A large number of enhanced Earthward moving plasma events were identified by Adrian Grocott (Leicester) during Cluster crossings of the near-Earth inner central plasma sheet. These events were characterised in terms of the prevailing interplanetary magnetic field conditions and substorm phase. Chris Owen (MSSL) examined Cluster-PEACE measurements of electron distributions in and around magnetotail flux ropes in the Earth's magnetotail near substorm onset. These ropes may be associated with travelling compression regions, which in turn may be related to a bulge in the plasma sheet.
Nanan Balan (Sheffield) examined a structured magnetospheric cusp recorded by the Cluster spacecraft during a geomagnetic storm. Three distinct anti-sunward flow events were observed. Relatively large fluctuations along the magnetic field implied strong field-aligned currents. Atousa Goudarzi (Leicester) reported two flow intervals in the dayside cusp region under differing IMF conditions using a combination of space- and ground-based observations. Initial analysis suggested that the flows responded differently in the two hemispheres due to changes in the solar wind.
After the coffee break, Elizabeth Lucek (IC) was in the chair. Hina Khan (Leicester) described satellite observations of a relationship between charge-exchanged neutral atom emissions from the magnetosheath and the appearance of cusp-like signatures in the ionosphere. During strong southward IMF conditions when emissions were high, the SuperDARN radar chain detected an increase in convection current flow speed and backscattered power. Gareth Chisham (BAS) made use of SuperDARN spectral width boundaries as proxies for the boundary between open and closed magnetospheric field lines and compared the results with satellite-derived particle precipitation observations. There was good agreement over much of the dayside and around midnight, but the picture became very confused in the late afternoon.
In the first of two talks by Leicester speakers, Lisa Baddeley described a long-lived, large scale ULF wave that was observed in the dawn magnetosphere using the SuperDARN HF radars and a chain of magnetometers. The event lasted over half a day and coincided with a protracted period of northward IMF, resulting from a solar wind impulse. Matthew Wilson then reported on a statistical investigation of magnetospheric particle precipitation, as measured by the Polar satellite overlying the location of the new SPEAR radar facility. The aim was to determine the likelihood of experiencing favourable conditions for investigating magnetohydrodynamic waves driven by wave-particle interaction. Iain Coleman (BAS) suggested that the macroscopic structure of reconnection at the magnetopause was conditioned by turbulence in the solar wind and the magnetosheath. Superposed on the perfect draping of the IMF on to the magnetopause, there was a strong likelihood that the turbulent spectrum was fractal in nature.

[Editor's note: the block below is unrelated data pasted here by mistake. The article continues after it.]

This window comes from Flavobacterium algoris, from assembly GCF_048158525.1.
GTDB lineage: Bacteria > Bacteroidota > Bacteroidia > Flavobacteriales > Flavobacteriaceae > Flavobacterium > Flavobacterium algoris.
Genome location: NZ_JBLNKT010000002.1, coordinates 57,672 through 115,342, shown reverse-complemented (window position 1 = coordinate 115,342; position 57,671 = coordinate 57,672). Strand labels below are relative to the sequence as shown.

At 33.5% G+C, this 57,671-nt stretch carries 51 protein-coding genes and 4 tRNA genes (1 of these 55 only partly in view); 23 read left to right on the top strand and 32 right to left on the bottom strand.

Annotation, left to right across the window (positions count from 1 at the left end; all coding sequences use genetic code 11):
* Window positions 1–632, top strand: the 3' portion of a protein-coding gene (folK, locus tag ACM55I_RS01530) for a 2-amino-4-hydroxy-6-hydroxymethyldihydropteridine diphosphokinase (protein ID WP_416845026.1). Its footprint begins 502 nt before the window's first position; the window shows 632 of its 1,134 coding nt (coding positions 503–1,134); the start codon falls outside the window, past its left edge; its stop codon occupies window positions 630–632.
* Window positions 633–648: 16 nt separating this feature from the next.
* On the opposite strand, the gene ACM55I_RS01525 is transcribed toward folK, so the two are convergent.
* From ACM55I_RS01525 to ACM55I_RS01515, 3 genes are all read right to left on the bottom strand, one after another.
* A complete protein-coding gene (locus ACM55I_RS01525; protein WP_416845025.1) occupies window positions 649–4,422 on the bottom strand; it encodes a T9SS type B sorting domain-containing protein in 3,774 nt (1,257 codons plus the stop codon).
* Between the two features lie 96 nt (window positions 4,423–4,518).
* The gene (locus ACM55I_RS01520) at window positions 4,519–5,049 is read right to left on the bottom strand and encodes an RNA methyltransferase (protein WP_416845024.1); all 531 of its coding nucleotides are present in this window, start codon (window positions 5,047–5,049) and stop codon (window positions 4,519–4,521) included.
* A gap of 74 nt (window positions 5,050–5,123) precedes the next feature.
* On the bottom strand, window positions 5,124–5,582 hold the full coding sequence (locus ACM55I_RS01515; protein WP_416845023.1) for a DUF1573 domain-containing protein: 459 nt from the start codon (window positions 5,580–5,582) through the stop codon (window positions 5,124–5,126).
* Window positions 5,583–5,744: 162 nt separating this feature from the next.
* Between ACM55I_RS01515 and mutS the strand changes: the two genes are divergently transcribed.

The first joint session of the meeting was chaired by Chris Owen (MSSL). Alan Hood (St. Andrews) presented a review of waves in the solar corona. He described how missions such as SOHO have transformed our understanding of the Sun and how magnetohyrodynamic (MHD) theory can be applied to infer the properties of these waves. Huw Morgan (University of Wales, Aberystwyth) then presented an investigation of oscillations in coronal structures observed by the SOHO spacecraft using wavelet analysis, a few solar radii from the surface. Periodic oscillations of order of a few seconds were shown to exist in a coronal hole, on the quiet Sun and in a streamer. Hannah Scoffield (Leicester) investigated the field-aligned current associated with a large-scale ULF wave, using a combination of CUTLASS HF radar and FAST satellite data. A simple field line resonance model of the wave was created. A comparison of large and small scale field aligned current signatures was carried out.
Richard Horne (BAS) assessed the timescale for electron acceleration by whistler mode waves in the Earth's radiation belts following a geomagnetic storm. He made use of CRRES satellite data to compute pitch angle diffusion rates and found that the time-scale was of order of a day, in good agreement with observations. Also from BAS, Sarah Glauert complemented the previous talk by describing simulations of electron scattering and loss in the Earth's magnetosphere using a new pitch-angle and energy diffusion code. The ability to include any type of wave mode in a cold, multi-ion plasma, reduced the errors at low energies considerably. Whistler mode chorus waves were found to be most efficient at low densities.